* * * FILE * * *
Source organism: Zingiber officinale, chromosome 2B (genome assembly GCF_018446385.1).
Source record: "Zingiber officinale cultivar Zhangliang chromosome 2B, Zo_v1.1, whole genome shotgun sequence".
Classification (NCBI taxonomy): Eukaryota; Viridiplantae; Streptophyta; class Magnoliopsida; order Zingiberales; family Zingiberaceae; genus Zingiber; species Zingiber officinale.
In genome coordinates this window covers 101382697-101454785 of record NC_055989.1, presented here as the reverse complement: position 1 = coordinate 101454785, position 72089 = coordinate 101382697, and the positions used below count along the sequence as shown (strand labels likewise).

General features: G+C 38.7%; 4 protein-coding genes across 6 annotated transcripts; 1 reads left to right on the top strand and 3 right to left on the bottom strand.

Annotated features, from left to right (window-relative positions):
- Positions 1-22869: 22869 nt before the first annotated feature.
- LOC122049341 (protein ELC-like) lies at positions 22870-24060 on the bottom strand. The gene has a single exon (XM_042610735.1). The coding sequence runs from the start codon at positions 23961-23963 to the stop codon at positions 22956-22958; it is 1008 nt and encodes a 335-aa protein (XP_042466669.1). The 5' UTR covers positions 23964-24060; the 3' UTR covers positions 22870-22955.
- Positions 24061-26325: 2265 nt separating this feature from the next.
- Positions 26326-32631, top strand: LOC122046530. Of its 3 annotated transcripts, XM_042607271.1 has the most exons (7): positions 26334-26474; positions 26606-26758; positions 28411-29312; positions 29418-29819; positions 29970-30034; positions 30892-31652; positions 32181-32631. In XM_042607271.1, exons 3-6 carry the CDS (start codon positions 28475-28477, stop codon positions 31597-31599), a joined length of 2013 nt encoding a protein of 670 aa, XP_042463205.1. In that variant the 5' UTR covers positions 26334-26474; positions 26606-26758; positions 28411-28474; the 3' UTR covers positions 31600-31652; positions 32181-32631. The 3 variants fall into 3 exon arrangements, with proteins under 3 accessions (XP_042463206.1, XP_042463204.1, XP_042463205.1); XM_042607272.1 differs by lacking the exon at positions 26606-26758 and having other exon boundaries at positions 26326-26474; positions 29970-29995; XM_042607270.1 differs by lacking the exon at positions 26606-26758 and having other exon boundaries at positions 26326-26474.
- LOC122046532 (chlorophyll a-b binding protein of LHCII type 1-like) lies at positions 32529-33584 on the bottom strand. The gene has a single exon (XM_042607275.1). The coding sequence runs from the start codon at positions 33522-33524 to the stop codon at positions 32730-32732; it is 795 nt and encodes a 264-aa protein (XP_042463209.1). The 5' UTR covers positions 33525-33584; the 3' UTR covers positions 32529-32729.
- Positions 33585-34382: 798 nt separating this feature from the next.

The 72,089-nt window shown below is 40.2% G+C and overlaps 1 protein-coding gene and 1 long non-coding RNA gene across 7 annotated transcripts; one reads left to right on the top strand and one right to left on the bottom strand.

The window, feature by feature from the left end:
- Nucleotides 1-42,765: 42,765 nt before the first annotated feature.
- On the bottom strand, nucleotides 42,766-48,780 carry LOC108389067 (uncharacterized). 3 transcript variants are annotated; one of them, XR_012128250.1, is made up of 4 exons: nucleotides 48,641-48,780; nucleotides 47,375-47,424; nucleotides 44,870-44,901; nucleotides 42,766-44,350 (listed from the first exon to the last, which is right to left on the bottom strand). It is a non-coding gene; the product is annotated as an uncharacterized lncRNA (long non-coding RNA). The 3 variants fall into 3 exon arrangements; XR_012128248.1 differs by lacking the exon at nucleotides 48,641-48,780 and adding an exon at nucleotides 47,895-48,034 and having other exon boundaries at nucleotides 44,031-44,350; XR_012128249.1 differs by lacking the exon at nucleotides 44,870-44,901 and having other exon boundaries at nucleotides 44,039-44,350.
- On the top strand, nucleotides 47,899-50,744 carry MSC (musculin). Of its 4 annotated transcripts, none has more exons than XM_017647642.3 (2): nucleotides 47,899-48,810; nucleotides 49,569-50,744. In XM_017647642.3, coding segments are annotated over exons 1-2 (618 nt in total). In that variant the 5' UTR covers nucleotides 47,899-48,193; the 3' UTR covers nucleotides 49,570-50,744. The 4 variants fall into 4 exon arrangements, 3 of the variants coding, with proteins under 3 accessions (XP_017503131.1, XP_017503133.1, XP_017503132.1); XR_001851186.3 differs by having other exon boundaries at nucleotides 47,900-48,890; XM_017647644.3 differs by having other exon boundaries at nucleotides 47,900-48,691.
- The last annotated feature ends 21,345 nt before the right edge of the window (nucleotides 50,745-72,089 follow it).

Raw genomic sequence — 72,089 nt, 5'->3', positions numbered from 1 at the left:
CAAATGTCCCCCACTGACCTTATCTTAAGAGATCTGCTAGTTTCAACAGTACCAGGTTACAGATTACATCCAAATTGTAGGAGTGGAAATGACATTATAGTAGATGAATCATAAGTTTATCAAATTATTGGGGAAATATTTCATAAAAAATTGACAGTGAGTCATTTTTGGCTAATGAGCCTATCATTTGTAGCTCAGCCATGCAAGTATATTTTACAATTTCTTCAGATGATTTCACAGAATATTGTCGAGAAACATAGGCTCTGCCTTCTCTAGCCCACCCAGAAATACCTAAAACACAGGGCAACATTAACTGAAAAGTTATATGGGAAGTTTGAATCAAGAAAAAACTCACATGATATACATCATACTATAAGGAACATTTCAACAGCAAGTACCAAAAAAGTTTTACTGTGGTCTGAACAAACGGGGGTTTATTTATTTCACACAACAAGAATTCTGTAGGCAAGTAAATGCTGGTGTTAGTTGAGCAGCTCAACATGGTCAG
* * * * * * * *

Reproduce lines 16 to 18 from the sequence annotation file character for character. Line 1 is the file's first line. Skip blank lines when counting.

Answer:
- On the bottom strand, nucleotides 42,766-48,780 carry LOC108389067 (uncharacterized). 3 transcript variants are annotated; one of them, XR_012128250.1, is made up of 4 exons: nucleotides 48,641-48,780; nucleotides 47,375-47,424; nucleotides 44,870-44,901; nucleotides 42,766-44,350 (listed from the first exon to the last, which is right to left on the bottom strand). It is a non-coding gene; the product is annotated as an uncharacterized lncRNA (long non-coding RNA). The 3 variants fall into 3 exon arrangements; XR_012128248.1 differs by lacking the exon at nucleotides 48,641-48,780 and adding an exon at nucleotides 47,895-48,034 and having other exon boundaries at nucleotides 44,031-44,350; XR_012128249.1 differs by lacking the exon at nucleotides 44,870-44,901 and having other exon boundaries at nucleotides 44,039-44,350.
- On the top strand, nucleotides 47,899-50,744 carry MSC (musculin). Of its 4 annotated transcripts, none has more exons than XM_017647642.3 (2): nucleotides 47,899-48,810; nucleotides 49,569-50,744. In XM_017647642.3, coding segments are annotated over exons 1-2 (618 nt in total). In that variant the 5' UTR covers nucleotides 47,899-48,193; the 3' UTR covers nucleotides 49,570-50,744. The 4 variants fall into 4 exon arrangements, 3 of the variants coding, with proteins under 3 accessions (XP_017503131.1, XP_017503133.1, XP_017503132.1); XR_001851186.3 differs by having other exon boundaries at nucleotides 47,900-48,890; XM_017647644.3 differs by having other exon boundaries at nucleotides 47,900-48,691.
- The last annotated feature ends 21,345 nt before the right edge of the window (nucleotides 50,745-72,089 follow it).